• Non-GET requests (POST, etc) would be preceded by a "preflight" OPTIONS request, again with only whitelisted headers permitted. Unless an appropriate HTTP header or XML directive is seen in response, the actual request would not be issued.

Even in its current shape, the mechanism would open some RFC-ignorant web sites to new attacks; some of the earlier drafts had more severe problems, too. As such, the functionality ended up being scrapped in Firefox 3, and currently, is not available in any browser, pending further work. A competing proposal from Microsoft, making an Microsoft Internet Explorer 8, implements a completely incompatible, safer, but less useful scheme - permitting sites to issue anonymous (cookie-less) cross-domain requests only. There seems to be an ongoing feud between these two factions, so it may take a longer while for any particular API to succeed, and it is not clear what security properties it would posses.

As noted earlier, although there is a great deal of flexibility in what data may be submitted via XMLHttpRequest to same-origin targets, various browsers blacklist subsets of HTTP headers to prevent ambiguous or misleading requests from being issued to servers and cached by the browser or by any intermediaries . These restrictions are generally highly browser-specific; for some common headers, they are as follows:

HTTP header MSIE6 MSIE7 MSIE8 FF2 FF3 Safari Opera Chrome Android
Accept OK OK OK OK OK OK OK OK OK
Accept-Charset OK OK OK OK BANNED BANNED BANNED BANNED BANNED
Accept-Encoding BANNED BANNED BANNED OK BANNED BANNED BANNED BANNED BANNED
Accept-Language OK OK OK OK OK OK OK BANNED BANNED
Cache-Control OK OK OK OK OK OK BANNED OK OK
Cookie BANNED BANNED BANNED OK OK BANNED BANNED BANNED OK
If-* family (If-Modified-Since, etc) OK OK OK OK OK OK BANNED OK OK
Host BANNED BANNED BANNED BANNED BANNED BANNED BANNED BANNED BANNED
Range OK OK OK OK OK OK BANNED OK OK
Referer BANNED BANNED BANNED BANNED BANNED BANNED BANNED BANNED BANNED
Transfer-Encoding OK OK BANNED BANNED BANNED BANNED BANNED BANNED BANNED
User-Agent OK OK OK OK OK BANNED OK BANNED BANNED
Via OK OK OK BANNED BANNED BANNED BANNED BANNED BANNED

Specific implementations may be examined for a complete list: the current WebKit trunk implementation can be found here, whereas for Firefox, the code is here.

A long-standing security flaw in Microsoft Internet Explorer 6 permits stray newline characters to appear in some XMLHttpRequest fields, permitting arbitrary headers (such as Host) to be injected into outgoing requests. This behavior needs to be accounted for in any scenarios where a considerable population of legacy MSIE6 users is expected.

Other important security properties of XMLHttpRequest are outlined below:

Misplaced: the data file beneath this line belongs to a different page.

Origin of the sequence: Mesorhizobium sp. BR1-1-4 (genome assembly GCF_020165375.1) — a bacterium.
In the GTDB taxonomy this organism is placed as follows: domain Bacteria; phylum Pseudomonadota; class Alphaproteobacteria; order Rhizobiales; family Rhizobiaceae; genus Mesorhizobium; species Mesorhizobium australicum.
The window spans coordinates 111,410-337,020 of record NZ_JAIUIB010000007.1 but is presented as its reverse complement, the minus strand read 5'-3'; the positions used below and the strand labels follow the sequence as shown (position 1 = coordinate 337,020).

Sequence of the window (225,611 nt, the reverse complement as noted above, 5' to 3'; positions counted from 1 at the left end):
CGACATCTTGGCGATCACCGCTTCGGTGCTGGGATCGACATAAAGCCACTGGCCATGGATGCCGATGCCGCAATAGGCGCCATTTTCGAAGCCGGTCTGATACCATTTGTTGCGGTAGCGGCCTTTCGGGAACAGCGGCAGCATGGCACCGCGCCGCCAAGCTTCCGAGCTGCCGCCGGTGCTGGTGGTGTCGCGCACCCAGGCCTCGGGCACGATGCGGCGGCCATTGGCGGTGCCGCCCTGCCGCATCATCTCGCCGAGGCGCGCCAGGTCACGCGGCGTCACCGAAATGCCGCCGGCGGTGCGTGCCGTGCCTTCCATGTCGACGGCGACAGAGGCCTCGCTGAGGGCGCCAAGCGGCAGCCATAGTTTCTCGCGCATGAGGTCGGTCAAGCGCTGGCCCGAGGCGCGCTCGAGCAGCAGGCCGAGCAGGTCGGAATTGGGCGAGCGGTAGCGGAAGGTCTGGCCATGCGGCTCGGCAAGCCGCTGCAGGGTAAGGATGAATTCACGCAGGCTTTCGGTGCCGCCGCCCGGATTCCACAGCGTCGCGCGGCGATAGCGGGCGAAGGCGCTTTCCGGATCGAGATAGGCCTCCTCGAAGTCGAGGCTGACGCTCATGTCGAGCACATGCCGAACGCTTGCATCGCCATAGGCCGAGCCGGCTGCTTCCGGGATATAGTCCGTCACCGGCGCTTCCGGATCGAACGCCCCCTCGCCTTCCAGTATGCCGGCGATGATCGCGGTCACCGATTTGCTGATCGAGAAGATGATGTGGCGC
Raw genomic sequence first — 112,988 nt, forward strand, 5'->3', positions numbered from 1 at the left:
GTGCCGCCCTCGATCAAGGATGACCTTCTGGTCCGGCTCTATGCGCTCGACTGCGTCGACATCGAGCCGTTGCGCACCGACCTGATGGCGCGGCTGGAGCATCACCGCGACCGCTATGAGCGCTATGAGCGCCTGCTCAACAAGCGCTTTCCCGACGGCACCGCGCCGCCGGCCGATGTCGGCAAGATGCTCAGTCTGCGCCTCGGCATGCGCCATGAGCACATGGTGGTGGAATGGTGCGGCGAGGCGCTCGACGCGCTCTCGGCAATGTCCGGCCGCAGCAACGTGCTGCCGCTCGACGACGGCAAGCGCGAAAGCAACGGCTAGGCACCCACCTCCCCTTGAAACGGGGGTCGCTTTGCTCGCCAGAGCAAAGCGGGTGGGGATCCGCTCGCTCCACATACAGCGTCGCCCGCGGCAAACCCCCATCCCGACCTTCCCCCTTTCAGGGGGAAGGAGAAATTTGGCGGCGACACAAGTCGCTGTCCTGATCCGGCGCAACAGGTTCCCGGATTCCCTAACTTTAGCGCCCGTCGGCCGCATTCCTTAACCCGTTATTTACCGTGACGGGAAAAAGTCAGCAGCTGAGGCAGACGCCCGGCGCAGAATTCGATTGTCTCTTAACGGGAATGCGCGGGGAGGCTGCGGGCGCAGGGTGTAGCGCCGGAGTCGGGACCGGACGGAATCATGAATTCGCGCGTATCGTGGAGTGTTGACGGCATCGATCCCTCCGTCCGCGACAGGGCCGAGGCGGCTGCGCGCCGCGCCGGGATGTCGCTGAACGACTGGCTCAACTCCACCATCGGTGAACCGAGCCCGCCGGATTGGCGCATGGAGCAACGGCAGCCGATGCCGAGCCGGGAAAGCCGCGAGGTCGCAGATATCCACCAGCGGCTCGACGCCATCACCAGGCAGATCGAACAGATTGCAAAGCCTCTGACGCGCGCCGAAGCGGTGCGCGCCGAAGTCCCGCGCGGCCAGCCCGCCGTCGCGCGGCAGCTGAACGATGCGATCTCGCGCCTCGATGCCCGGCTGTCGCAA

Test description MSIE6 MSIE7 MSIE8 FF2 FF3 Safari Opera Chrome Android
Banned HTTP methods TRACE CONNECT TRACE* CONNECT TRACE* TRACE TRACE CONNECT TRACE CONNECT TRACE** CONNECT TRACE CONNECT TRACE
XMLHttpRequest may see httponly cookies? NO NO NO YES NO YES NO NO NO
XMLHttpRequest may see invalid HTTP 30x responses? NO NO NO YES YES NO NO YES NO
XMLHttpRequest may see cross-domain HTTP 30x responses? NO NO NO YES YES NO NO NO NO
XMLHttpRequest may see other HTTP non-200 responses? YES YES YES YES YES YES YES YES NO
May local HTML access unrelated local files via XMLHttpRequest? NO NO NO YES NO YES YES YES n/a
May local HTML access sites on the Internet via XMLHttpRequest? YES YES YES NO NO YES NO NO n/a
Is partial XMLHttpRequest data visible while loading? NO NO NO YES YES YES NO YES NO

* Implements a whitelist of known schemes, rejects made up values.
** Implements a whitelist of known schemes, replaces non-whitelisted schemes with GET.

WARNING: Microsoft Internet Explorer 7 may be forced to partly regress to the less secure behavior of the previous version by invoking a proprietary, legacy ActiveXObject('MSXML2.XMLHTTP') in place of the new, native XMLHttpRequest API.

Please note that the degree of flexibility offered by XMLHttpRequest, and not seen in other cross-domain content referencing schemes, may be actually used as a simple security mechanism: a check for a custom HTTP header may be carried out on server side to confirm that a cookie-authenticated request comes from JavaScript code that invoked XMLHttpRequest.setRequestHeader(), and hence must be triggered by same-origin content, as opposed to a random third-party site. This provides a coarse cross-site request forgery defense, although the mechanism may be potentially subverted by the incompatible same-origin logic within some plugin-based programming languages, as discussed later on.